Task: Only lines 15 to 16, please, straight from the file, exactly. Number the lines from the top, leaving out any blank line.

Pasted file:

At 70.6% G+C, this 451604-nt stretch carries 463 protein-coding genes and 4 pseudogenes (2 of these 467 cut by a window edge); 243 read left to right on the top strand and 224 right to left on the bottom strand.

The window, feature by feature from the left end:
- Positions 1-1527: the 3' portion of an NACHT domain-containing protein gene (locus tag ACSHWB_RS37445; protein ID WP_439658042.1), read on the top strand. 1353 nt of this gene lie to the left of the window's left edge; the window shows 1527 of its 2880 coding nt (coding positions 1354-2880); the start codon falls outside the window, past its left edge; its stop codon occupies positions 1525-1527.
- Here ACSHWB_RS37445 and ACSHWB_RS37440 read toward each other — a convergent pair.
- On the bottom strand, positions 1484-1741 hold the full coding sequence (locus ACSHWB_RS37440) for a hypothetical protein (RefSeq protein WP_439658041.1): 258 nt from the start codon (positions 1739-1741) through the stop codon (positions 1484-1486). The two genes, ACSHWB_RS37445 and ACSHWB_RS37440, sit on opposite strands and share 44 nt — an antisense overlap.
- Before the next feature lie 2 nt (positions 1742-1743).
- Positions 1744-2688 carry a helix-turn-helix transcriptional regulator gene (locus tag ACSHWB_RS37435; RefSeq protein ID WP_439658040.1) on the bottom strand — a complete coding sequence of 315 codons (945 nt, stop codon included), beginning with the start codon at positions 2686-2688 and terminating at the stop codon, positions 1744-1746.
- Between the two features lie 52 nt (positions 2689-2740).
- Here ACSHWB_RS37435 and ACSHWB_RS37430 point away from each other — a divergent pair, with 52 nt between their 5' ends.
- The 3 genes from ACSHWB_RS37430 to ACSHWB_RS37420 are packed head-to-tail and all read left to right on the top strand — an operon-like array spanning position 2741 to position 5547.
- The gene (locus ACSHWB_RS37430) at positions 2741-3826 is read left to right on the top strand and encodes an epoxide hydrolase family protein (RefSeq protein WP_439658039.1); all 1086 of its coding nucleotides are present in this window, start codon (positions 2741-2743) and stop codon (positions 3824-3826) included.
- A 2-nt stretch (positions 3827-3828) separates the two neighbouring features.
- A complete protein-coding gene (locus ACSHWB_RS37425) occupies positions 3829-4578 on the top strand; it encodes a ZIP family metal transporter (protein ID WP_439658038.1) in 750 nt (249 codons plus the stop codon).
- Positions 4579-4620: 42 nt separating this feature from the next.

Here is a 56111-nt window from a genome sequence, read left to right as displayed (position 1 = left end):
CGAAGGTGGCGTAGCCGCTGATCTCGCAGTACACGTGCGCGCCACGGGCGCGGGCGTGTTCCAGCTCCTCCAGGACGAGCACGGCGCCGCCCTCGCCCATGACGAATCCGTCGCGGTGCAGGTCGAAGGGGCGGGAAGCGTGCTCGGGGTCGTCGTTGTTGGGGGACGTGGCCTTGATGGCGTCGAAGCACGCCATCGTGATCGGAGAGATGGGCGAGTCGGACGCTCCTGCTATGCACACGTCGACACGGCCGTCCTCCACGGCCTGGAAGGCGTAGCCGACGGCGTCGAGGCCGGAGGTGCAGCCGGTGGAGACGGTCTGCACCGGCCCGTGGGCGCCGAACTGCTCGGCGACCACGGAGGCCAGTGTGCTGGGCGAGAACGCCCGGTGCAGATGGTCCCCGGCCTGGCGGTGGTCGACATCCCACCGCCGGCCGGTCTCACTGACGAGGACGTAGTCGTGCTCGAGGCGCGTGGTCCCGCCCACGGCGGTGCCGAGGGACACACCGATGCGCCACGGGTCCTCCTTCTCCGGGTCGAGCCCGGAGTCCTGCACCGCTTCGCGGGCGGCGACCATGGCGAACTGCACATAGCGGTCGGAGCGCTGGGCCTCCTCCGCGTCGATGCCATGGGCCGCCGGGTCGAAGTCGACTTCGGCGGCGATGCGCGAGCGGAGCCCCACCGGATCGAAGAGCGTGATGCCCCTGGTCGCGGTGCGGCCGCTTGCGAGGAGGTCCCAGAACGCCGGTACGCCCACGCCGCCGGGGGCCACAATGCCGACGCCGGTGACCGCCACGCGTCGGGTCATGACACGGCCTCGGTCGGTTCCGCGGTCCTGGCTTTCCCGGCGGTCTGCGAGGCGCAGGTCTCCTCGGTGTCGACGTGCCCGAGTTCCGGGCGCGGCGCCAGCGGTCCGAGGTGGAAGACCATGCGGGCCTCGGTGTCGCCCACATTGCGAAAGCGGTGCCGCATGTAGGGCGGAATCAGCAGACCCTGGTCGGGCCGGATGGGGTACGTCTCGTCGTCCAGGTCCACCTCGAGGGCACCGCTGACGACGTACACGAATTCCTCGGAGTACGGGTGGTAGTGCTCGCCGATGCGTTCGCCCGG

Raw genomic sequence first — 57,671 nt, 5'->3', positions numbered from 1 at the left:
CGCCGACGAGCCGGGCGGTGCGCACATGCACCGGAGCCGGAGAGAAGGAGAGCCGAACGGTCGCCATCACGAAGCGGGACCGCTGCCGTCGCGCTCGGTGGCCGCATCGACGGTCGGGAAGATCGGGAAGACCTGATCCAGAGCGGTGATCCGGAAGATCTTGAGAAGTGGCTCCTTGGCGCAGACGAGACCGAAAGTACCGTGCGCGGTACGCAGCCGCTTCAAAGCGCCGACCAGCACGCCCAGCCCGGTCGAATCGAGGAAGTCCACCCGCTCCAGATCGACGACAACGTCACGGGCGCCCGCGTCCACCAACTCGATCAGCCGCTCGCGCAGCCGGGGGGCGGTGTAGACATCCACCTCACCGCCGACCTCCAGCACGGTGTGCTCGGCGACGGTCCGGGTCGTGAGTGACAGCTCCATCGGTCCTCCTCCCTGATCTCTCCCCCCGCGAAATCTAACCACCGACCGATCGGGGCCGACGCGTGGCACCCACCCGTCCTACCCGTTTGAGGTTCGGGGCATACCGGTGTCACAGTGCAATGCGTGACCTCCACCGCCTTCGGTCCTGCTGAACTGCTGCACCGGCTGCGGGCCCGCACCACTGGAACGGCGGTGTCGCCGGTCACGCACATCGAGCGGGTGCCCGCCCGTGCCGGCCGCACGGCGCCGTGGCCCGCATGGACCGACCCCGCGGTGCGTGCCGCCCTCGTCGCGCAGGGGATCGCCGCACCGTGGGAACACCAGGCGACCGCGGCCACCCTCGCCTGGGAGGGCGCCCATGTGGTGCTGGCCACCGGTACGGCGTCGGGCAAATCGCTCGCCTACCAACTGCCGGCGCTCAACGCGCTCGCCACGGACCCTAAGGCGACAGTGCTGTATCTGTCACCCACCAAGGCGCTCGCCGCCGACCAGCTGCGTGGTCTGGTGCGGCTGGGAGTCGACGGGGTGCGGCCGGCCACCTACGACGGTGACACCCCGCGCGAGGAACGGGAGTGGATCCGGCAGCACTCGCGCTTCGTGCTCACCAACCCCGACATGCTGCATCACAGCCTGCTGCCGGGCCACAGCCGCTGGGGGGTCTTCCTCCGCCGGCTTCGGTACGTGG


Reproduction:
Here is a 56111-nt window from a genome sequence, read left to right as displayed (position 1 = left end):
CGAAGGTGGCGTAGCCGCTGATCTCGCAGTACACGTGCGCGCCACGGGCGCGGGCGTGTTCCAGCTCCTCCAGGACGAGCACGGCGCCGCCCTCGCCCATGACGAATCCGTCGCGGTGCAGGTCGAAGGGGCGGGAAGCGTGCTCGGGGTCGTCGTTGTTGGGGGACGTGGCCTTGATGGCGTCGAAGCACGCCATCGTGATCGGAGAGATGGGCGAGTCGGACGCTCCTGCTATGCACACGTCGACACGGCCGTCCTCCACGGCCTGGAAGGCGTAGCCGACGGCGTCGAGGCCGGAGGTGCAGCCGGTGGAGACGGTCTGCACCGGCCCGTGGGCGCCGAACTGCTCGGCGACCACGGAGGCCAGTGTGCTGGGCGAGAACGCCCGGTGCAGATGGTCCCCGGCCTGGCGGTGGTCGACATCCCACCGCCGGCCGGTCTCACTGACGAGGACGTAGTCGTGCTCGAGGCGCGTGGTCCCGCCCACGGCGGTGCCGAGGGACACACCGATGCGCCACGGGTCCTCCTTCTCCGGGTCGAGCCCGGAGTCCTGCACCGCTTCGCGGGCGGCGACCATGGCGAACTGCACATAGCGGTCGGAGCGCTGGGCCTCCTCCGCGTCGATGCCATGGGCCGCCGGGTCGAAGTCGACTTCGGCGGCGATGCGCGAGCGGAGCCCCACCGGATCGAAGAGCGTGATGCCCCTGGTCGCGGTGCGGCCGCTTGCGAGGAGGTCCCAGAACGCCGGTACGCCCACGCCGCCGGGGGCCACAATGCCGACGCCGGTGACCGCCACGCGTCGGGTCATGACACGGCCTCGGTCGGTTCCGCGGTCCTGGCTTTCCCGGCGGTCTGCGAGGCGCAGGTCTCCTCGGTGTCGACGTGCCCGAGTTCCGGGCGCGGCGCCAGCGGTCCGAGGTGGAAGACCATGCGGGCCTCGGTGTCGCCCACATTGCGAAAGCGGTGCCGCATGTAGGGCGGAATCAGCAGACCCTGGTCGGGCCGGATGGGGTACGTCTCGTCGTCCAGGTCCACCTCGAGGGCACCGCTGACGACGTACACGAATTCCTCGGAGTACGGGTGGTAGTGCTCGCCGATGCGTTCGCCCGG